The Rwandan government has cancelled the scheduled meeting with Belgian Deputy Prime Minister over criticism he made in regard to a recent court verdict that saw President Paul Kagame’s critic sentenced to 25 years in prison.
In a statement issued by the Ministry of Foreign Affairs and International Cooperation, Rwanda accuses the Government of the Kingdom of Belgium for contempt of its judicial system which it says has been evident since the start of the trial.
This follows a court ruling by Rwanda’s High Court chamber for International and Cross-border Crimes, that Paul Rusesbagina founded and financed a terrorist organization that attacked Rwanda.
The ruling comes more than a year after Rusesabagina was accused of supporting the Rwandan Movement for Democratic Change, and several other charges of murder, abduction, and armed robbery. In her ruling, Beatrice Mukamurenzi said the accused approved monthly provisions of funds for terrorist activities.
Following the verdict, Belgium Deputy Prime Minister and Minster for Foreign Affairs, Koen Geens, said that Paul Rusesabagina’s trial was not fair and equitable, something Rwanda contends saying the victims of his alleged atrocities deserve justice.
“The victims of terrorist acts of the FLN, admittedly less famous, have just as much right to justice as Mr Rusesbagina and his co-defendants. For this reason, a scheduled bilateral meeting at ministerial level on the sidelines of the United Nations General Assembly in New York will not take place.” the statement from Rwanda government reads in part.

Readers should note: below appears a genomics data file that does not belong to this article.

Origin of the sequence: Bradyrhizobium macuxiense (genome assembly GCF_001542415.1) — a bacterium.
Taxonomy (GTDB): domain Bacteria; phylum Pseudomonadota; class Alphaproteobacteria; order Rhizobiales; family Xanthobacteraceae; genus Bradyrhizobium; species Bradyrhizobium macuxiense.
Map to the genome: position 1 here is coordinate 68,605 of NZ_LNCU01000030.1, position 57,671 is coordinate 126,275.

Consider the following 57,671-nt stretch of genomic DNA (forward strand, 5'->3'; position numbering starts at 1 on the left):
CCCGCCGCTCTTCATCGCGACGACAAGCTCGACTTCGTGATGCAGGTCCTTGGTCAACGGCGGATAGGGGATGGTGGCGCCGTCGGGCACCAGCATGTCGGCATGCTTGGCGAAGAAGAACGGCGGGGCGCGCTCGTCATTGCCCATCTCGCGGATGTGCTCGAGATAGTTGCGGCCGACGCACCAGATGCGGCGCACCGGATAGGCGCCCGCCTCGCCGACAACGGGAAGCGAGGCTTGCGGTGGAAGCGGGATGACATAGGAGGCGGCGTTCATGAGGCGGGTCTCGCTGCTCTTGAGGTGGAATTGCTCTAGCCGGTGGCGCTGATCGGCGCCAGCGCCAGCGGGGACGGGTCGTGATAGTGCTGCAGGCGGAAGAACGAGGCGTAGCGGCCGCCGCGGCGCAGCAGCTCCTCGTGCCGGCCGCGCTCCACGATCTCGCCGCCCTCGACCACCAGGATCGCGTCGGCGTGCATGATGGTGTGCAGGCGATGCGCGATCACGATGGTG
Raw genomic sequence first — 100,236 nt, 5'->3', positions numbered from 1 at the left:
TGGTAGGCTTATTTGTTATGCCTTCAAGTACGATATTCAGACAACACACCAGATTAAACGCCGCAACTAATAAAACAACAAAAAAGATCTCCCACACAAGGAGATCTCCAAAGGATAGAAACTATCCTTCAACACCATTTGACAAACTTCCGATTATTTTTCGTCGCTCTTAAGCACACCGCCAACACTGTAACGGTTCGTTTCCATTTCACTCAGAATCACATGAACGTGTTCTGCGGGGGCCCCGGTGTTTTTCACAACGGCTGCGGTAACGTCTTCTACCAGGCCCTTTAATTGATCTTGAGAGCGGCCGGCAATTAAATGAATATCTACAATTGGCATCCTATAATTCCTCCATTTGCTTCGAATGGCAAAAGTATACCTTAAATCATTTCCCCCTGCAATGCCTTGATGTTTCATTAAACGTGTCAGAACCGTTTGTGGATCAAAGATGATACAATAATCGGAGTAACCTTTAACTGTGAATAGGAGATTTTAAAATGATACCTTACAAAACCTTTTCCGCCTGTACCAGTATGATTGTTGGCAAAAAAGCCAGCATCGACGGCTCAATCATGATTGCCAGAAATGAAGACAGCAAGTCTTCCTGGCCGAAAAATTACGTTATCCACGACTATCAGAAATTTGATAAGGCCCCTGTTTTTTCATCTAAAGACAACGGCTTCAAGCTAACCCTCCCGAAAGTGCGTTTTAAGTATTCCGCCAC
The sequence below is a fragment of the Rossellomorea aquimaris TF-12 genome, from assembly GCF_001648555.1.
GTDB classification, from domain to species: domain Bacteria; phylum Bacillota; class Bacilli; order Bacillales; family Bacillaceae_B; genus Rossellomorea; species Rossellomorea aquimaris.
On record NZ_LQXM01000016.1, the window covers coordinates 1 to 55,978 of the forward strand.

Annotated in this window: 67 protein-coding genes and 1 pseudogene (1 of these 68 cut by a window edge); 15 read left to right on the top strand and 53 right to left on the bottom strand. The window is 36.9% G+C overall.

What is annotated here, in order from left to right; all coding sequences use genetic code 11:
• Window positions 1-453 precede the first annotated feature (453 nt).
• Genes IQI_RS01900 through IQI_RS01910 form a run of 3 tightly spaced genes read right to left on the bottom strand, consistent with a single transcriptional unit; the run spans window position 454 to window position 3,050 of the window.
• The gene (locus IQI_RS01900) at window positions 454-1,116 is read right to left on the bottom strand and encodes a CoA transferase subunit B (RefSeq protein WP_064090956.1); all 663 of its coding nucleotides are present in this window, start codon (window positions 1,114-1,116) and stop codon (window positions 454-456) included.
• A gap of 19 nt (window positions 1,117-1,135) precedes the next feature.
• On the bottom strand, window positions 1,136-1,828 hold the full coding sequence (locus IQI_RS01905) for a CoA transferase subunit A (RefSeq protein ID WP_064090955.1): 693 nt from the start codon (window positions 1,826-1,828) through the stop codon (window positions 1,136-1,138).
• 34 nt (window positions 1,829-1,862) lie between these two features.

Rusesabagina left Rwanda in 1996 and sought asylum in Belgium, and later the US. While living in exile, he became the leader of Rwanda’s opposition MRCD group. It has an armed wing, the FLN, which stages attacks in Rwanda.
He is the man who inspired “Hotel Rwanda” after he was credited with saving the lives of over 1,000 people during the 1994 Rwandan genocide. His family said he was kidnapped in Dubai and brought back to Rwanda involuntarily, and that he is innocent, AP reported.
Human rights groups and officials in Belgian government have since denounced Rusesabagina’s trial, saying it was nothing more than a means to silence opposition to Rwanda’s president, Paul Kagame, whom Rusesabagina is a critic of.
Three dozen US senators also wrote to Kagame and urged Rusesabagina’s release last year, and Rwanda has since insisted that Rusesabagina would get a fair trial.
But the trial casts a shadow on Rusesabagina’s once-hailed acts of bravery during the 1994 Rwandan genocide, which saw 800,000 people, mostly from the Tutsi ethnic minority, murdered by extremists from the majority Hutu group, the BBC reported.
Rusesabagina was credited with saving the lives of over 1,000 people by sheltering them at the hotel he managed. His story was later portrayed by Don Cheadle in the Oscar-nominated 2004 movie “Hotel Rwanda.”